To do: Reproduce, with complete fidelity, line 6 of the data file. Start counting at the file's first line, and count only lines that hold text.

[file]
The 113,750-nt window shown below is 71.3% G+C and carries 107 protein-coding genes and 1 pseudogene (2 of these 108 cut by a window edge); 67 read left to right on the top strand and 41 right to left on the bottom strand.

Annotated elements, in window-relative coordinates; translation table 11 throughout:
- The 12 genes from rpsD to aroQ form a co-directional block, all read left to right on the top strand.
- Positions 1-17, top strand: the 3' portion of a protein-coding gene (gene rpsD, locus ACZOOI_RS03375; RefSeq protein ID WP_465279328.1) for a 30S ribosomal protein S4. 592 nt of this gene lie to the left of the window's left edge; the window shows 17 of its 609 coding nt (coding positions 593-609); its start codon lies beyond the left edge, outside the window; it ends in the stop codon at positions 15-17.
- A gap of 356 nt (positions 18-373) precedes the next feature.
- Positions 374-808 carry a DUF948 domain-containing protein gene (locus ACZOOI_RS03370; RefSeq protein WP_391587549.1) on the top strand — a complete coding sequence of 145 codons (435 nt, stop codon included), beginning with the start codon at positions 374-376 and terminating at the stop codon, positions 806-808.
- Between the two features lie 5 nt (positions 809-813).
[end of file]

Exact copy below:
- Positions 374-808 carry a DUF948 domain-containing protein gene (locus ACZOOI_RS03370; RefSeq protein WP_391587549.1) on the top strand — a complete coding sequence of 145 codons (435 nt, stop codon included), beginning with the start codon at positions 374-376 and terminating at the stop codon, positions 806-808.